It’s February, which means it is National Pet Dental Health Month! Dental health is an important part of overall health, and not taking care of your pet’s teeth and gums can lead to serious health problems. While people have to go to the doctor and the dentist separately, as your vet, we provide excellent dental care for your pet in the same office as they get their exceptional health care.
Dogs tend to get fractured teeth, tooth root abscesses (with or without tooth fracture) and periodontal (gum) disease. The normal treatment for fractured teeth and tooth root abscesses is extraction (removing) the affected teeth by your veterinarian.
Tooth decay, also called periodontal disease, is what is seen most commonly in dogs. It is usually progressive over time and the progression depends on several things, including genetic factors, the dental care the dog receives at home, and whether the dog receives regular dental care at vet visits. Teeth that are severely affected will often be loose and the tissues surrounding the tooth will most likely be infected. Less affected teeth will have pockets of infection under the gum line which can’t be seen without having a dental exam under anesthesia. The infection and the inflammation that it creates are generally chronic over months to years and are detrimental to the overall health of the dog, so treating the dog as early as possible will provide the best possible outcome.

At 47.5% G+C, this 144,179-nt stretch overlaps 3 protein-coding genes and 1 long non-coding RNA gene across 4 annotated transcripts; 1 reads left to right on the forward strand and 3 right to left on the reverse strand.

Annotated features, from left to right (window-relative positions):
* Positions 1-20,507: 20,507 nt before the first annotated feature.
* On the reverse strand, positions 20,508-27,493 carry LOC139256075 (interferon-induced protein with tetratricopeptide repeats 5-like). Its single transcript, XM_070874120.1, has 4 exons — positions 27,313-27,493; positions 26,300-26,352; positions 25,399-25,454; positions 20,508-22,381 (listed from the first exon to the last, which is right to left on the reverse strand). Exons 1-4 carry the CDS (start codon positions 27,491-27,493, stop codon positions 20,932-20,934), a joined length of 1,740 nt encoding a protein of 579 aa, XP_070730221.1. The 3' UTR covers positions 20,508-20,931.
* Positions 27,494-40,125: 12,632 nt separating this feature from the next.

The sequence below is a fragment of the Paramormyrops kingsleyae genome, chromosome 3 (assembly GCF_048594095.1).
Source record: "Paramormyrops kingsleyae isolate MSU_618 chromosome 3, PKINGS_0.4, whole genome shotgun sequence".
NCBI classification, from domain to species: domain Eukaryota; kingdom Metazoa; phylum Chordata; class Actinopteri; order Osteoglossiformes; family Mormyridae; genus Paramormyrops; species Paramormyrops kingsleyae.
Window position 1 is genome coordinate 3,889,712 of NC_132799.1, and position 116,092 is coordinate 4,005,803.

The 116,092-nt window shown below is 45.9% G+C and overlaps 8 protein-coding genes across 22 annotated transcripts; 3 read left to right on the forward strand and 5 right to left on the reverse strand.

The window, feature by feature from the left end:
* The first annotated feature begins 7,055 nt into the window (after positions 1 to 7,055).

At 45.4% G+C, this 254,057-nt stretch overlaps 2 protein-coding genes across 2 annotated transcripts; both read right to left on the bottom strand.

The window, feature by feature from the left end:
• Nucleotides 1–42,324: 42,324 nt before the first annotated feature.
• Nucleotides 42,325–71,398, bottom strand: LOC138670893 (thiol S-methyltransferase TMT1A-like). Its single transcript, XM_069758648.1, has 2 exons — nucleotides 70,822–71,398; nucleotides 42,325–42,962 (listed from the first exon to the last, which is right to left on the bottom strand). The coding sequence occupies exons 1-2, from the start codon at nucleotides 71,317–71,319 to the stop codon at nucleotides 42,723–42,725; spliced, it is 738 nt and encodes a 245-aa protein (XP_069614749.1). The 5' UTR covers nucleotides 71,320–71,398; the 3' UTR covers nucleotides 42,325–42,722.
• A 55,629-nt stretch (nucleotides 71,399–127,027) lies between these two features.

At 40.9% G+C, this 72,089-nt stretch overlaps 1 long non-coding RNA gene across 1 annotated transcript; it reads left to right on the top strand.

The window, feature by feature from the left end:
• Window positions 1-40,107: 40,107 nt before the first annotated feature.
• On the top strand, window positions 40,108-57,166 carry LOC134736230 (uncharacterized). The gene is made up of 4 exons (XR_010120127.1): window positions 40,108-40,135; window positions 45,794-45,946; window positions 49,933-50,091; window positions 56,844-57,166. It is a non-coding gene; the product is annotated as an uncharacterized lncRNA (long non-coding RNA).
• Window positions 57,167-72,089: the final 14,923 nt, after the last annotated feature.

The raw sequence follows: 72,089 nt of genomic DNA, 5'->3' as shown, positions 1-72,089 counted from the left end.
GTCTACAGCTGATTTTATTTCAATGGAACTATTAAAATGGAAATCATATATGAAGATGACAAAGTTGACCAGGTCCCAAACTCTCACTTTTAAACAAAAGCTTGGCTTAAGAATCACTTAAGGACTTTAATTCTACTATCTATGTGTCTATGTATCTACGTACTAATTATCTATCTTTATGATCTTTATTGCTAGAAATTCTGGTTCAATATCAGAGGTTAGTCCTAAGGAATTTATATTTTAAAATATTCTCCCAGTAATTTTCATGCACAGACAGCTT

When we see patients for an anesthetized dental exam and cleaning (and other procedures depending on what we find), we do digital x-rays to check for bone loss around the teeth as well as the roots and gums, and we take a dental probe and trace it around the base of each tooth checking for loose gum tissue and pockets that run alongside the root of the tooth. Usually, teeth that are severely affected are extracted. Teeth that are less affected can sometimes be cleaned, the pocket flushed out and an antibiotic gel will be applied into the pocket.
We also use a specially formulated veterinary dental sealant called Sanos. Applied at the end of a professional dental clean, it will extend the benefits of the clean by a minimum of six months.
The best way to prevent periodontal disease for your dog is regular teeth cleaning at home along with regular check-ups during your pet wellness visits.
Our clinics offer a range of products you can use at home to keep your dog’s mouth healthy! Dental chews are popular among owners and dogs alike and can help keep teeth clean and disease-free. We also offer dental wipes, dental flakes, water additives, and toothbrush/toothpaste sets, depending on your pet’s specific needs.
If you notice anything unusual in your dog’s mouth, make an appointment with us as soon as possible. We want all our patients to smile bright!